Bjornevik and colleagues compared those 35 initially EBV-negative personnel with 107 control-group members who also initially tested negative. They found that the rate of seroconversion in the 35 who would go on to develop MS was significantly higher than the rate in the control group—97 percent of the 35 seroconverted prior to diagnosis while only 57 percent of the control group seroconverted during the 20-year period. From that data, the researchers calculated that those who seroconverted had a 32-fold increased risk of developing MS.
It’s unclear why the one MS patient did not appear to seroconvert during the study. The authors speculate that, given gaps in sampling, it’s possible the person did seroconvert between the last sample and the diagnosis. It’s also possible that the person was misdiagnosed with MS or was infected with EBV but for some reason didn’t seroconvert. It’s also possible that the person had a rare type of MS that was triggered by something besides EBV. Regardless, the authors reasoned that the one outlying case didn’t weaken the strong connection between MS and EBV.
But EBV wasn’t the only virus the researchers scrutinized. In fact, they screened serum samples for antibodies targeting more than 200 viruses. The screening indicated that the risk of MS did not increase following infection with any other virus besides EBV. Moreover, when the researchers compared the overall antiviral antibody responses in MS patients to those in controls, they found the overall antibody responses were similar. This suggests that there wasn’t some sort of underlying immune dysregulation that spurred the development of MS after an EBV infection.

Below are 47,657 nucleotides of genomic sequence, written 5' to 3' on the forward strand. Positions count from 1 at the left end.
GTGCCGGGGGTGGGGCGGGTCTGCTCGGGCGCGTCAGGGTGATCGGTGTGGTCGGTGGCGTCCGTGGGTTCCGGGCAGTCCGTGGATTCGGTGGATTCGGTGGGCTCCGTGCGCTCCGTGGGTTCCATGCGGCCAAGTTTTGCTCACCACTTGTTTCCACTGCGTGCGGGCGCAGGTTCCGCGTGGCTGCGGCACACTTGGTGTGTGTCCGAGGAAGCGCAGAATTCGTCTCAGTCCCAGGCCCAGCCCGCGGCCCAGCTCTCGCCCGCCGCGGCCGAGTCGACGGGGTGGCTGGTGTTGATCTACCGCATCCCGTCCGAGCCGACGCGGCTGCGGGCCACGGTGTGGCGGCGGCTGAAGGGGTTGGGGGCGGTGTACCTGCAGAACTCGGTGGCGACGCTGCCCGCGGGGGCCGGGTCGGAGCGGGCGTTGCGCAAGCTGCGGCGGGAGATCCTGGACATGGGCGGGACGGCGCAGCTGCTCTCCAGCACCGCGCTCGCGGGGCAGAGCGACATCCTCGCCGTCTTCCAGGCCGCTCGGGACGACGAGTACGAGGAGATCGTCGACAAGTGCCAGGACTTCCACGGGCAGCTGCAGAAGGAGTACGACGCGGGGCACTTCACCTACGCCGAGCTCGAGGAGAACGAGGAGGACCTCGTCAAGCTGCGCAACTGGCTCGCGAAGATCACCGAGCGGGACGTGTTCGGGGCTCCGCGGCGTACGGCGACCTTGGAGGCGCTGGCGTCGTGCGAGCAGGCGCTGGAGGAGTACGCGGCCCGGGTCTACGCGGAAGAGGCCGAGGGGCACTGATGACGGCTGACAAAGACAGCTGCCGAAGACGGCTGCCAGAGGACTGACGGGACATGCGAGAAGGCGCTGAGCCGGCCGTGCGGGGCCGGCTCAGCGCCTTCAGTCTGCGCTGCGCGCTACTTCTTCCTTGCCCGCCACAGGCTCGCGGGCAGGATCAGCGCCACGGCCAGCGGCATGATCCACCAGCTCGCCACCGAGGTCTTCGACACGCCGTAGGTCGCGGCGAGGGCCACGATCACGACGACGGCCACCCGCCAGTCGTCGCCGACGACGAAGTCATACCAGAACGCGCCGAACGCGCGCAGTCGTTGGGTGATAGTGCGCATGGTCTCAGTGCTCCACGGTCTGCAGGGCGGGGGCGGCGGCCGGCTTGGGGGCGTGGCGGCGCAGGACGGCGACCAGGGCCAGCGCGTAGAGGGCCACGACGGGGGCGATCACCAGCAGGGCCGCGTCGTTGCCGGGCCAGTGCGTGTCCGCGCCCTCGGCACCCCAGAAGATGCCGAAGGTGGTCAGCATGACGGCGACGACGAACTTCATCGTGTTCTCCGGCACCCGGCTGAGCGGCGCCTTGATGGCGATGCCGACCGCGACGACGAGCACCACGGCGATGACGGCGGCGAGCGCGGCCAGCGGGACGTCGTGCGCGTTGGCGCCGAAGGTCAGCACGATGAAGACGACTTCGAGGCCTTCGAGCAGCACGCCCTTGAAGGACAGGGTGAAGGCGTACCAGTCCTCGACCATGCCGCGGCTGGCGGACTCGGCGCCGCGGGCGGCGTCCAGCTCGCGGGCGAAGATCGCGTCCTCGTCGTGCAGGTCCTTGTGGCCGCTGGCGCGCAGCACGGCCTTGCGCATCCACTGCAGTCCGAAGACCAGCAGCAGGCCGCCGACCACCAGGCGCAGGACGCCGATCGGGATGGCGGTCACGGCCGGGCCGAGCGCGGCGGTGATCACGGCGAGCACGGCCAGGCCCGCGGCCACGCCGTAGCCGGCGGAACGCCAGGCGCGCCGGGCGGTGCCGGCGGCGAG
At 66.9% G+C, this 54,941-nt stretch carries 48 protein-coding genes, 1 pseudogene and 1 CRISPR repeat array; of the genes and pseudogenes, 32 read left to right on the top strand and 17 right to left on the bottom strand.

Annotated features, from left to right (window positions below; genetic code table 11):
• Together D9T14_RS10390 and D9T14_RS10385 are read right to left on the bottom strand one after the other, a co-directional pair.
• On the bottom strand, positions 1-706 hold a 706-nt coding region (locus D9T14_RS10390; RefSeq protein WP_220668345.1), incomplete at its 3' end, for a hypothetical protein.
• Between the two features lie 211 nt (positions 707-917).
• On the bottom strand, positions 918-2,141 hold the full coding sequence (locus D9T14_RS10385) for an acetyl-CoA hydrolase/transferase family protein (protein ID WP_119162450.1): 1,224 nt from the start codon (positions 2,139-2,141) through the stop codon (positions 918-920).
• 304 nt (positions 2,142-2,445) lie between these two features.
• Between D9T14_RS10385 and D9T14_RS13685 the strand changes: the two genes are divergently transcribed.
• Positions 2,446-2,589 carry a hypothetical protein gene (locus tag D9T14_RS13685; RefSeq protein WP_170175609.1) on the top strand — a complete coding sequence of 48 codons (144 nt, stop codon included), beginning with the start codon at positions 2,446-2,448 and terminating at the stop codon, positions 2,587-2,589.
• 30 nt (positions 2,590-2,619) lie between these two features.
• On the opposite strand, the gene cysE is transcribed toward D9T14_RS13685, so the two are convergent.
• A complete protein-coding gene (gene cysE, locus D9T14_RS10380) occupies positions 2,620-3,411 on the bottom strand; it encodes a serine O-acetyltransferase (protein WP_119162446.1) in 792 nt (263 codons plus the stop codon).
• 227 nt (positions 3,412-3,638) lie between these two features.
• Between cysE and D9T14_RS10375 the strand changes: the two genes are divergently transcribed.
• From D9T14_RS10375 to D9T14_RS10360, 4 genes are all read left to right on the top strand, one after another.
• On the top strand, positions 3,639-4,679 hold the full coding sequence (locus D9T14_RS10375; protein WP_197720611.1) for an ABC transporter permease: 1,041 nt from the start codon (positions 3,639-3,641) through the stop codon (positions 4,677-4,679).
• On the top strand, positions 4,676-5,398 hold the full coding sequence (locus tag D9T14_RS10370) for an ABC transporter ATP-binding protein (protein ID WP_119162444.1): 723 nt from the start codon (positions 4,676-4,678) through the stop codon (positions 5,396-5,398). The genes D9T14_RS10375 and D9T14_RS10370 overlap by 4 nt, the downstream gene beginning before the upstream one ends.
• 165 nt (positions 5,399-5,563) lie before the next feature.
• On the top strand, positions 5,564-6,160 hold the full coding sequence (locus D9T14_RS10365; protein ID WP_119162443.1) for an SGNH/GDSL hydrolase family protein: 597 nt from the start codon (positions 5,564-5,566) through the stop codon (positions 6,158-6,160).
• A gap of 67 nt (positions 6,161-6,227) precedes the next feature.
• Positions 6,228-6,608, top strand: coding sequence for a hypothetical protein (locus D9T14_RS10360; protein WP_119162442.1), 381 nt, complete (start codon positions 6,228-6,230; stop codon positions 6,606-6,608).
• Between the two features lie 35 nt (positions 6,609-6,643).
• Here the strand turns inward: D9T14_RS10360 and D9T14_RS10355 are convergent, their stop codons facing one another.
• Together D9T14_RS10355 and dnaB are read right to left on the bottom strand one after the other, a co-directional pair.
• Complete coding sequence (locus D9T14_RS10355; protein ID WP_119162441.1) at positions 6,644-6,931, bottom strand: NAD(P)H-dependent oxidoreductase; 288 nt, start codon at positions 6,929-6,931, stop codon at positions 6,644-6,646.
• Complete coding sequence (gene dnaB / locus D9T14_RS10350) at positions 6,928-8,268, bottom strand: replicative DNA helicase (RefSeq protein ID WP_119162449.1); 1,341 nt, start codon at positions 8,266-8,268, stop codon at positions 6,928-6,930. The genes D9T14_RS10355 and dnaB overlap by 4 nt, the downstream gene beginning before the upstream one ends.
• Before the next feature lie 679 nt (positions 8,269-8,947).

Overall, the study adds to a mound of other data connecting EBV to MS. Similar to the new study, other research has found a two- to three-fold increase in the risk of developing MS after a bout of infectious mononucleosis (“mono”), which is caused by EBV. The virus specifically attacks a type of immune cell called B cells, and after the initial infection the virus remains dormant in those cells for the rest of a person’s life. Multiple studies have found EBV-infected B cells in the brains and demyelinated lesions of MS patients. MS patients also sometimes have elevated levels of specific anti-EBV antibodies that target proteins called EBV nuclear antigens. And, currently, one of the most effective treatments for MS is an antibody therapy that targets circulating memory B cells, which happen to harbor dormant EBV.
“There’s been a lot of pieces suggesting EBV plays a role in MS,” Bjornevik told Ars. “We feel that with this study, we provide compelling evidence that there’s actually a causal relationship between EBV and MS… We feel that it’s a definite big step forward and it’s the most compelling evidence to date.”
Dobson and other experts agreed. In an email to Ars, Dr. Helen Tremlett, a neuroepidemiologist and MS expert at the University of British Columbia, called it “an important study” that “provides credible evidence of the relationship between EBV exposure and MS risk.” Tremlett was not involved with the new study but noted that she had collaborated with some of the co-authors in the past.
In an accompanying perspective article in Science, Stanford MS expert William Robinson and neurologist Lawrence Steinman wrote that the findings “provide compelling data that implicate EBV as the trigger for the development of MS.”